- The shoulder is the body’s most mobile joint.
- The same anatomy that gives the shoulder its amazing mobility and range of motion also makes it vulnerable to dislocating or becoming unstable, a condition called instability.
- Instability is a catch-all term that means the ball does not stay in the socket the way that it should giving you a sense of abnormal looseness or the sensation that it is going to come out when you put your arm into certain positions.
- There are several different types of shoulder instability such as:
- By the direction of instability – anterior (front), posterior (back), or multidirectional (MDI).
- By the way it happened – traumatic (from a specific injury) or atraumatic (without a specific injury).
- MDI is typically atraumatic and often occurs in both shoulders. It usually responds well to non-surgical treatment
- The shoulder is a ball-in-socket joint, but the socket (glenoid) is very shallow making the shoulder look like a golf ball on a tee.
- The glenoid labrum is a soft tissue structure that goes around the rim of the glenoid, forming a bumper that helps to deepen the shallow socket.
- The labrum also serves as an attachment site for the capsule that surrounds the shoulder and the glenohumeral ligaments that help keep the ball in the socket.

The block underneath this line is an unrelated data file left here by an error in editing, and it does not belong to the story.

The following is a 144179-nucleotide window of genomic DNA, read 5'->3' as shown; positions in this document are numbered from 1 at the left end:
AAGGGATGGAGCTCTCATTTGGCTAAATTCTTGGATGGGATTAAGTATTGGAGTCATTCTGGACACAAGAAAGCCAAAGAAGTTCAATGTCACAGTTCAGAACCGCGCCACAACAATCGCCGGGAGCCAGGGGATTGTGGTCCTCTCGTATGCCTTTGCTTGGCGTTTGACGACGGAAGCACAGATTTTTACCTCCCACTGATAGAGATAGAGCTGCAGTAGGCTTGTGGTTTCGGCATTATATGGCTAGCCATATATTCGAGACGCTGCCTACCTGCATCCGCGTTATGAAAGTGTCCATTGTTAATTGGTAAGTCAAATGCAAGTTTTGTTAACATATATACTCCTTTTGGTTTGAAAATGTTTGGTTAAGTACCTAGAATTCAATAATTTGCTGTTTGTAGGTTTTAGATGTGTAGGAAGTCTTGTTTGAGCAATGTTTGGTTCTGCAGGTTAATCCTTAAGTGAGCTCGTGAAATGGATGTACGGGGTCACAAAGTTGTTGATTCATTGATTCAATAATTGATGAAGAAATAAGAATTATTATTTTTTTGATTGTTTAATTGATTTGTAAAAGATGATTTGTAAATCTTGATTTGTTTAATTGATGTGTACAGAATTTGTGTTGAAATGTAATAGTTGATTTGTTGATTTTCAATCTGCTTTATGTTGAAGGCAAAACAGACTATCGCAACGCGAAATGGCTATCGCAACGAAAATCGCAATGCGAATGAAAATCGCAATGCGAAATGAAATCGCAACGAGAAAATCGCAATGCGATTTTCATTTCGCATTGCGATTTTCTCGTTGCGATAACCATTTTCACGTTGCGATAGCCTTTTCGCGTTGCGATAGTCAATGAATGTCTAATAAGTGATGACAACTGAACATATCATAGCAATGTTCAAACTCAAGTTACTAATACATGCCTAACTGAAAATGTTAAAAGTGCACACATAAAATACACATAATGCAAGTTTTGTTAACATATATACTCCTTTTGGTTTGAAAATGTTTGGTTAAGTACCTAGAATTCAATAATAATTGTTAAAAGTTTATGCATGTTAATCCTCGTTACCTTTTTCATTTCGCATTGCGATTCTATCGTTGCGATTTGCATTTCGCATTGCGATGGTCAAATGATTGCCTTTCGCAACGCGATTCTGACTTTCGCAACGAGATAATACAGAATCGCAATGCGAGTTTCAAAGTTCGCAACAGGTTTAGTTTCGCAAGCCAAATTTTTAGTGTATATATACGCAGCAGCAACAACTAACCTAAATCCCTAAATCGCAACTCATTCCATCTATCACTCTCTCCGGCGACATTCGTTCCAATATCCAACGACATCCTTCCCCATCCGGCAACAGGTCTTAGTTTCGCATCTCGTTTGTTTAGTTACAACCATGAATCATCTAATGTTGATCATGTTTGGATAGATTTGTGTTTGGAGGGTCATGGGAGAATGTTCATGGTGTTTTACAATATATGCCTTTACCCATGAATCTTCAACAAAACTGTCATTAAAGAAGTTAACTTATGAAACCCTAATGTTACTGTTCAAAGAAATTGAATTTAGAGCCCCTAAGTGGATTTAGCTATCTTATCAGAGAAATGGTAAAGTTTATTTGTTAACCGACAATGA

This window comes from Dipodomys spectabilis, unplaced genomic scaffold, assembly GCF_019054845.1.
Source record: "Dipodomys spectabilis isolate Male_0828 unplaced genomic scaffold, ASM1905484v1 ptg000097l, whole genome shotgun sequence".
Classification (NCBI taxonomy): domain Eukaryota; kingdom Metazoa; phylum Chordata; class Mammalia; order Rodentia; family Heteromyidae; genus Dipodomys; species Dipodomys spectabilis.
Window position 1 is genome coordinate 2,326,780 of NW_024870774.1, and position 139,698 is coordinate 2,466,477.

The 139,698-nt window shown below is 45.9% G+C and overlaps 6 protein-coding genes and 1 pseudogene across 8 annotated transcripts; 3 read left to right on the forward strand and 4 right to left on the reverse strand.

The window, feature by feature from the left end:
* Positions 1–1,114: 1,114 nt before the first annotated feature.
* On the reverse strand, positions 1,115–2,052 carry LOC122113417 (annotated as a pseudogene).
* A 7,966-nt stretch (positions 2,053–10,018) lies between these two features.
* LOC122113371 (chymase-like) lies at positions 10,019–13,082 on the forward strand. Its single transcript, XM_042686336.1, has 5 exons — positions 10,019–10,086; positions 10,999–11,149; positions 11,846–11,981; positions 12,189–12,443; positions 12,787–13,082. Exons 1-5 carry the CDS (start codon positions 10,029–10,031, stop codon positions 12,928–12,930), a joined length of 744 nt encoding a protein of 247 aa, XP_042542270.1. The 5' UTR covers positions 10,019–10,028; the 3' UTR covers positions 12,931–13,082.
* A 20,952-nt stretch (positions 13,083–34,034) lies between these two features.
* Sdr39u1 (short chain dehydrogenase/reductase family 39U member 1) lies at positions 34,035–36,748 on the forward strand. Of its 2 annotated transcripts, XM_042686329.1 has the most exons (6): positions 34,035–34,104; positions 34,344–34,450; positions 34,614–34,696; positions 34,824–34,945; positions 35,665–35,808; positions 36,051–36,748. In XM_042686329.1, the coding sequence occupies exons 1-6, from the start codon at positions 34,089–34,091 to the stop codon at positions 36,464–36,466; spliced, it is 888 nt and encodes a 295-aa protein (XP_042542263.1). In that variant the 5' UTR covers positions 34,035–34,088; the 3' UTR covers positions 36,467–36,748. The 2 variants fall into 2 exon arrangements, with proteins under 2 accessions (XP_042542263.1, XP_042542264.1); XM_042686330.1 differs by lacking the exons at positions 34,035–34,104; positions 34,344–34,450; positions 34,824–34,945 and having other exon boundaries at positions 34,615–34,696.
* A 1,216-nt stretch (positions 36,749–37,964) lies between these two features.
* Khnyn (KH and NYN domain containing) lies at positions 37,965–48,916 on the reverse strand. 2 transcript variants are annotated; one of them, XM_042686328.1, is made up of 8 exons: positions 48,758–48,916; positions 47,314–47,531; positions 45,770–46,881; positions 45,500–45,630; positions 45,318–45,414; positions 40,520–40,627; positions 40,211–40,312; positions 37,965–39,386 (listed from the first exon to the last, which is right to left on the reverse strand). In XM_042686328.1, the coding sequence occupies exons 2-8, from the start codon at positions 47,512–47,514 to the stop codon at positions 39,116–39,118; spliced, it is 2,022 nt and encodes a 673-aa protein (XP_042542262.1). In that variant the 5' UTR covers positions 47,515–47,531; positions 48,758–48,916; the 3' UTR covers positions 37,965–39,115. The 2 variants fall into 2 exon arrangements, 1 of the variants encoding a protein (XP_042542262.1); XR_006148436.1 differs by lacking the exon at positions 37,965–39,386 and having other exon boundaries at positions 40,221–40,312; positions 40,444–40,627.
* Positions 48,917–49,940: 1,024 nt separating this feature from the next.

- The rotator cuff is a series of four tendons that work together to stabilize the shoulder, keeping the ball appropriately positioned in the socket during shoulder motion.
Injury & Risk Factors
- Generalized laxity
- Collagen disorders
Signs & Symptoms
- Instability during sleep
- Physical examination
- Range of motion
- Rotator cuff strength
- Positions and movements that reproduce pain
- Assessment of general ligamentous laxity (“double jointed”)
- X-rays help determine that the shoulder is in place (reduced) and helps us see if there are any injuries to the bone. X-rays do not show soft tissues.
- MRI (magnetic resonance imaging) is a very useful tool that lets Dr. Taylor look at the soft tissue anatomy of your shoulder to help determine the extent of your injury and the best treatment strategy.
Non-operative care focused on strengthening the network of muscles that control the shoulder and shoulder blade are the most effective treatment. The vast majority of patients will respond to this type of care, but the physical therapy and rehabilitation process can take many months.
- Activity modification – avoid activities and movements that cause symptoms
- Non-surgical approach is a reasonable option for many patients.
- Structured physical therapy protocol to strengthen the muscles that stabilize the shoulder
- Surgical treatment is reserved for patients who have failed extensive conservative measures. Efforts are made to tighten the ligaments and capsule within the shoulder to improve stability. The surgery may be performed either arthroscopically or through and open incision based upon individual factors. Dr. Taylor will discuss your case with you in detail.